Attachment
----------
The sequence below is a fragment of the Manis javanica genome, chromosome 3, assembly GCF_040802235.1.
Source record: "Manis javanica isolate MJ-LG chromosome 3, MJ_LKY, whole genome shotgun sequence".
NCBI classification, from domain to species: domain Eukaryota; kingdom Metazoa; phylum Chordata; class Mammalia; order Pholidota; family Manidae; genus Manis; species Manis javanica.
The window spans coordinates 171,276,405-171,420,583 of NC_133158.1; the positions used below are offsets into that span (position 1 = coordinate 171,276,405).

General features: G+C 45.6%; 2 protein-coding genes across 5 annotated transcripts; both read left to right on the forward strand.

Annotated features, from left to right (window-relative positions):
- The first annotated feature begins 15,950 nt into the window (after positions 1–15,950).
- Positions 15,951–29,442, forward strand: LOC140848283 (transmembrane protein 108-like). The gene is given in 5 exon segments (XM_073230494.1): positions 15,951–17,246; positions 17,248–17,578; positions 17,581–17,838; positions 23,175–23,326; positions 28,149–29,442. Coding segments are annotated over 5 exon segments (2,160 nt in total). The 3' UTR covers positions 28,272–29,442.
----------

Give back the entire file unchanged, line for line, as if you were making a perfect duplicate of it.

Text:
The sequence below is a fragment of the Manis javanica genome, chromosome 3, assembly GCF_040802235.1.
Source record: "Manis javanica isolate MJ-LG chromosome 3, MJ_LKY, whole genome shotgun sequence".
NCBI classification, from domain to species: domain Eukaryota; kingdom Metazoa; phylum Chordata; class Mammalia; order Pholidota; family Manidae; genus Manis; species Manis javanica.
The window spans coordinates 171,276,405-171,420,583 of NC_133158.1; the positions used below are offsets into that span (position 1 = coordinate 171,276,405).

General features: G+C 45.6%; 2 protein-coding genes across 5 annotated transcripts; both read left to right on the forward strand.

Annotated features, from left to right (window-relative positions):
- The first annotated feature begins 15,950 nt into the window (after positions 1–15,950).
- Positions 15,951–29,442, forward strand: LOC140848283 (transmembrane protein 108-like). The gene is given in 5 exon segments (XM_073230494.1): positions 15,951–17,246; positions 17,248–17,578; positions 17,581–17,838; positions 23,175–23,326; positions 28,149–29,442. Coding segments are annotated over 5 exon segments (2,160 nt in total). The 3' UTR covers positions 28,272–29,442.